The Rural Connectivity Group (RCG) has been thinking outside the box and utilising an innovative drone solution when scoping out rural areas to build new cell towers. To date, five new cell sites on the West Coast have been scoped via drone with great success.
When building a new cell tower, engineers first need to work out at what height to install a digital microwave radio dish, which is required to provide linking to another existing cell site. Previously, to ascertain line-of-sight to an existing tower, a cherry picker or a crane had to be driven out to the new planned site and an engineer raised on the platform to confirm if they could see the existing tower using binoculars.
Using a cherry picker and binoculars provides plenty of challenges in New Zealand conditions – the weather has to be spot on, as clear visibility of the other cell tower is required. Often engineers were having to travel long distances, and cherry pickers were unable to get access to the rugged rural landscape. It could take an entire day to scope one location, it was time consuming, labour intensive and costly.
The engineering team at the RCG has been working closely with a local drone company, RPA Systems, to develop the technology and equip drones with microwave radio transceivers. In a New Zealand industry first, RCG has been successfully using drones to assist with scoping and engineering design of new cell tower sites.
A small team of drone operators can now be deployed to site to quickly determine what the optimal height is to install microwave equipment.
The drones are used to take high resolution, panoramic photographs, which give the radio engineers a 360 degree bird’s-eye view from the planned height and location. Aerial photographs then produce a high resolution landscape and terrain data view, which can be overlaid in Graphical Information Software (GIS) tools and Google Earth. This is particularly useful for the civil build team, as it confirms where trees and buildings are, where the power source comes in, the elevation of the land and where the terrain slopes. All of this detail helps determine if the site location is the best place to build. As an added extra, the drones record video while being rotated in the air – allowing a panoramic view of the area.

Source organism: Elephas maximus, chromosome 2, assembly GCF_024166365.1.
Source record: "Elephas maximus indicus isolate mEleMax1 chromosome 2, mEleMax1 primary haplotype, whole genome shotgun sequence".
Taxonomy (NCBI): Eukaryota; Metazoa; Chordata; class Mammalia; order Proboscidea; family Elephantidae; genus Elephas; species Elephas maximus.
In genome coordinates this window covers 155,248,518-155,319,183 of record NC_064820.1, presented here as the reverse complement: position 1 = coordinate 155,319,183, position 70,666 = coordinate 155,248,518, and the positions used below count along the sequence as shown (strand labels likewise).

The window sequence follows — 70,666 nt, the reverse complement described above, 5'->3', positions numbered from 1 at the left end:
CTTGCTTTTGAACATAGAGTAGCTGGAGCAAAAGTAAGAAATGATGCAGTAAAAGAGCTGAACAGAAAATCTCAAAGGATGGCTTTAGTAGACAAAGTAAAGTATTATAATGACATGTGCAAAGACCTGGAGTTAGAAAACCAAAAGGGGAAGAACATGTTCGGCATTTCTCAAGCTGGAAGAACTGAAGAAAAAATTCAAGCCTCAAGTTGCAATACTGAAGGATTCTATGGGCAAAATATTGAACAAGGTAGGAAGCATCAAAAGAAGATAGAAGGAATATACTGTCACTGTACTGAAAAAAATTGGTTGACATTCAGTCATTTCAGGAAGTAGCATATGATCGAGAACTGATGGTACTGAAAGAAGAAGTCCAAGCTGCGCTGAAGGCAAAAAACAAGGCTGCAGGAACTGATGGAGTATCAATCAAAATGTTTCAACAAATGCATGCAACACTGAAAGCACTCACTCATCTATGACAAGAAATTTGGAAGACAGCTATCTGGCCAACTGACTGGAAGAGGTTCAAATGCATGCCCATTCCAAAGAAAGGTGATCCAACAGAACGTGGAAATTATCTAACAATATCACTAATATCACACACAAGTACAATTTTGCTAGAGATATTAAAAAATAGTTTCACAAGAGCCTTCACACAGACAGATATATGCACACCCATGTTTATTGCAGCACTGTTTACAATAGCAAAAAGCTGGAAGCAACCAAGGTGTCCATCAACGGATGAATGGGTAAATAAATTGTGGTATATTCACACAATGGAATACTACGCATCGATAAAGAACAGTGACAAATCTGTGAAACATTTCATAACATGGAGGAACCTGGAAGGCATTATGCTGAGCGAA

The benefits of using drones are significant. They reduce health and safety risks, as no one is climbing an existing structure or being raised up in a cherry picker. Less time is being spent out on site, reducing the duration and number of visits to the landowner’s property. The planning team now have access to photos and video to check terrain and other site location details. The drone only requires one person to fly it and the equipment is light and easy to carry onto site. Drones can also be flown in bad visual conditions – they will still be able to pick up the radio signal, instead of relying on line-of-sight via binoculars.
The drone mitigates a lot of risk around building a new cell tower – it quickly confirms that a transmission link can be installed at that exact location and height. And if there are obstructions and a signal isn’t being received, you can quickly and easily adjust the drones flight path and test another site location.
The RCG has been providing landowners with the photos and videos that the drone produces – it gives them a good idea of what to expect when the new structure is built. It also allows them a detailed look at their land from a view they might not have seen before, and can assist them with checking areas that may need maintenance.
The drones will also be used to do inspections on existing cell towers – they can assist in checking for any issues or maintenance that may need to be undertaken.
The RCG and RPA Systems ensure that all regulations around flying drones and Civil Aviation requirements are met, they are not flown over streets or private property, in any “no-fly zones”, or where livestock may be affected.